Oh boy!!! I had some leftover chicken legs and wings and a cup of buttermilk from the buttermilk buns I made the other day, and no plans for dinner. Hmm....chicken......buttermilk......ha! Buttermilk fried chicken!
There's a place in town that claims to have the best fried chicken in the valley. I have to agree, as I've not yet had chicken that good anywhere else, and I've been wanting to try my hand at preparing it myself. It is not a traditional dish in Holland so I can't remember ever frying chicken before. I love these little adventures!
From what I've read, one is supposed to marinate the chicken in a buttermilk dressing for 24 hours, then flour and let sit for another four. Well........this girl wants to eat now! For those of you that know me well enough, you're probably laughing right now because you all know that patience is NOT one of my virtues.
So I made a buttermilk dressing, de-skinned the chicken parts except for the wings and marinated the whole thing for a whopping.......20 minutes. That's about the time it took me to make the flour mix and to get the fryer started. I deep-fried these puppies, but you are welcome to fry them stove-top instead in a large skillet with an inch or so of oil. As always, please take care in the kitchen, especially with hot oil. Roll up your sleeves so they don't catch on a handle or hang in the oil, send kids/pets/husbands out of the area so that you don't have to worry about tripping or anybody getting hurt.
2 chicken legs, no skin
2 chicken wings
2 chicken thighs, no skin
1 cup of buttermilk
1 tablespoon of mustard
1 teaspoon black pepper
1 teaspoon garlic salt
2 cups of flour
1 tablespoon Old Bay spices
1 teaspoon black pepper
1 teaspoon kosher salt
Oil for frying
Mix the ingredients for the marinade in a ziploc bag and add the chicken one by one. Make sure each piece is covered with the marinade, push most of the air out of the bag and close. Set aside, turning over every now and then.
When you feel the chicken has marinated long enough (if you are planning on using the chicken within half an hour of adding the marinade, you can leave the bag on the counter. Any longer and you should refrigerate the meat with the dressing, for food safety reasons), mix the two cups of flour with the rest of the ingredients and put it on a large platter. Take a piece of chicken out of the bag, and while dripping wet, lay it on the flour. Do the same with the rest of the chicken. When all the pieces are on the flour, discard the rest of the marinade. Turn over the chicken pieces so that each piece is now covered in flour. Set aside for ten minutes, then turn them over again. The marinade will slowly moisten the flour that's on the chicken. By turning it regularly, you will be able to add additional flour which will give you a nice crispy crust while keeping the meat moist.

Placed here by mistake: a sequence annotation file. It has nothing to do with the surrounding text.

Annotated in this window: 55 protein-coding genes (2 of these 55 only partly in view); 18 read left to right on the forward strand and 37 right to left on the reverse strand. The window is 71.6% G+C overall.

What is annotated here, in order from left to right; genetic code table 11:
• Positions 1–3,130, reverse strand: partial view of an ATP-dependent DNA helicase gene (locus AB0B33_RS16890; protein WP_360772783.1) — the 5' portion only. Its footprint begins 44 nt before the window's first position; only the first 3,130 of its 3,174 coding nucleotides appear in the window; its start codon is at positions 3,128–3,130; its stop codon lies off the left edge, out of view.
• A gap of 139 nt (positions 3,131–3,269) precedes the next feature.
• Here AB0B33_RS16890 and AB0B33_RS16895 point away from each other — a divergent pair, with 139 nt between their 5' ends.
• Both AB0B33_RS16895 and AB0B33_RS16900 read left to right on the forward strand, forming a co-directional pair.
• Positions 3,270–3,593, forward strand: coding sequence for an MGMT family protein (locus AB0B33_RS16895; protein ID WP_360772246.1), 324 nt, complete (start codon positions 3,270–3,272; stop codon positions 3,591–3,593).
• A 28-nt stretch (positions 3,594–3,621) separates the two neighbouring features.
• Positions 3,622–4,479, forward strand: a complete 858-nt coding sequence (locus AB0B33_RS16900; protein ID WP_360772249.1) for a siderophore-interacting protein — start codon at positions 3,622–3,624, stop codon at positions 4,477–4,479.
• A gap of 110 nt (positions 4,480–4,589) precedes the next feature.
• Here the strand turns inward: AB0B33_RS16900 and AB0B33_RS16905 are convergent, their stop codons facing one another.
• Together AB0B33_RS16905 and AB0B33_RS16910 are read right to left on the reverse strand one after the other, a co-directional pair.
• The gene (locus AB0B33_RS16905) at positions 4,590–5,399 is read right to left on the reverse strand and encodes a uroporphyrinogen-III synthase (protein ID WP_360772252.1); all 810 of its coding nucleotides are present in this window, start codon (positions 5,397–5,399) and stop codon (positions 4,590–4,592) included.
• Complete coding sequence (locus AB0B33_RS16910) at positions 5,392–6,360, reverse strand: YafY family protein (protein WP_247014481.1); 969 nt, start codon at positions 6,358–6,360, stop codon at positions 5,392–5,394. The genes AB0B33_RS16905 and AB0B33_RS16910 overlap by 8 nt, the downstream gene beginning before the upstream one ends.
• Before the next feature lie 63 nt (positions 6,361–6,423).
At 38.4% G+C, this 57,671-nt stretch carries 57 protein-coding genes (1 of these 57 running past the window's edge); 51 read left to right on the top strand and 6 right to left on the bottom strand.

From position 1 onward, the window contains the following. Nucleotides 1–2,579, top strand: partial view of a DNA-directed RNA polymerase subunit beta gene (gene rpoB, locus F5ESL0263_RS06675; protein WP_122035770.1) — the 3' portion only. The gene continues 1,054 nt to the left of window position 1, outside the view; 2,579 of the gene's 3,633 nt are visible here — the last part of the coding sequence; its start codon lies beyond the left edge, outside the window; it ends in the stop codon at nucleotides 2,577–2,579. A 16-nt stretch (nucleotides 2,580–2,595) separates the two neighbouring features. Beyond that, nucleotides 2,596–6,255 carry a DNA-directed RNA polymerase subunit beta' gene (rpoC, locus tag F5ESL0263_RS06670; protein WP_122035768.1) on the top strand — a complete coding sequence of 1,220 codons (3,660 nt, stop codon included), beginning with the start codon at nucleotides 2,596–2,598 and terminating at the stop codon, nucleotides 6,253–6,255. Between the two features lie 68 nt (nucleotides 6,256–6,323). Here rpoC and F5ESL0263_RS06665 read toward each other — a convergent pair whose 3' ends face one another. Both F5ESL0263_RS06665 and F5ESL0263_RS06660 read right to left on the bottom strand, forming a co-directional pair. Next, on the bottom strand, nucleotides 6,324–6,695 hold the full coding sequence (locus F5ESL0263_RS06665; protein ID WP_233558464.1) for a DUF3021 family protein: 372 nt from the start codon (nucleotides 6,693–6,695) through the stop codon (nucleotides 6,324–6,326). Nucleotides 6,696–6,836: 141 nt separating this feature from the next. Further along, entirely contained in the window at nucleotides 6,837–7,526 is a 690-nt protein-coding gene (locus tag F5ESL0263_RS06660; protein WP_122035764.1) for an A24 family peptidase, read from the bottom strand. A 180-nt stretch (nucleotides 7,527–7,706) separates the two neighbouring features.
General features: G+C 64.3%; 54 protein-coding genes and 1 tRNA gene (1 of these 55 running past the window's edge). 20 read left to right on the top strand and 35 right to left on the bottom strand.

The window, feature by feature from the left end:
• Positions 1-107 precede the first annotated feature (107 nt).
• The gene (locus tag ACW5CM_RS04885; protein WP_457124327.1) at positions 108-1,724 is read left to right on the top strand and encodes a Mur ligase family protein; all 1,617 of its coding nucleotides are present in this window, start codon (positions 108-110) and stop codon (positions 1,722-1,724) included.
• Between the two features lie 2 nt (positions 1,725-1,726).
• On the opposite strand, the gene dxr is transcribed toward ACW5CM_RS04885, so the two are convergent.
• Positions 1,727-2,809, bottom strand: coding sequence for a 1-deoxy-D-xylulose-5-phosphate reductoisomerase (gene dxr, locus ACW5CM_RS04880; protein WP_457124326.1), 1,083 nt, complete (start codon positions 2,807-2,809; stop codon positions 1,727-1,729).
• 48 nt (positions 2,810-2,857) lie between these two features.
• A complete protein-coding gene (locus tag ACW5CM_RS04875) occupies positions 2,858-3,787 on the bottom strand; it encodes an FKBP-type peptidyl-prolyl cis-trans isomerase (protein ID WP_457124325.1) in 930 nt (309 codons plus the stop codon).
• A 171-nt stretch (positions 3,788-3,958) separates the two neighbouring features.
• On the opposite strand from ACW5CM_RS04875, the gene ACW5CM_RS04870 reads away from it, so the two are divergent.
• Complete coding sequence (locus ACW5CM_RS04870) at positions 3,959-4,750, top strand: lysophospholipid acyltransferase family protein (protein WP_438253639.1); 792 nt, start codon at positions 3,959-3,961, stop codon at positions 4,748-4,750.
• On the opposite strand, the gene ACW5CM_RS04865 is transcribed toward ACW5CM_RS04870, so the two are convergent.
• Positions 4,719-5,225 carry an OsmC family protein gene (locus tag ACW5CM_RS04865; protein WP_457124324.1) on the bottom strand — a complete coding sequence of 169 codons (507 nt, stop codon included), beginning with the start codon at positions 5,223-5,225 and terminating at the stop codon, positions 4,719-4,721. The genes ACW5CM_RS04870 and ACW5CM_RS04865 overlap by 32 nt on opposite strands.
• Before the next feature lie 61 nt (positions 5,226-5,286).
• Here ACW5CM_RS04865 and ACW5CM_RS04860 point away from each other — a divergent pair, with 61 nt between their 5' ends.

After about thirty minutes, turn on the fryer or heat two cups of oil in a skillet. When hot, carefully place the chicken, two by two in the pan. If you are using a fryer, check the manual to see what setting is recommended for frying chicken. Fry only matching parts at a time, that way you know they will all be done at the same time. Fry the chicken legs for approximately 7 minutes or until golden-brown. Now fry the rest (they will need less time) and let all the pieces drain on a plate with several sheets of paper towels.
You can serve the chicken with dressing or just as is.
The picture is probably the most un-inspiring one of this series. If it was only scratch-and-taste.......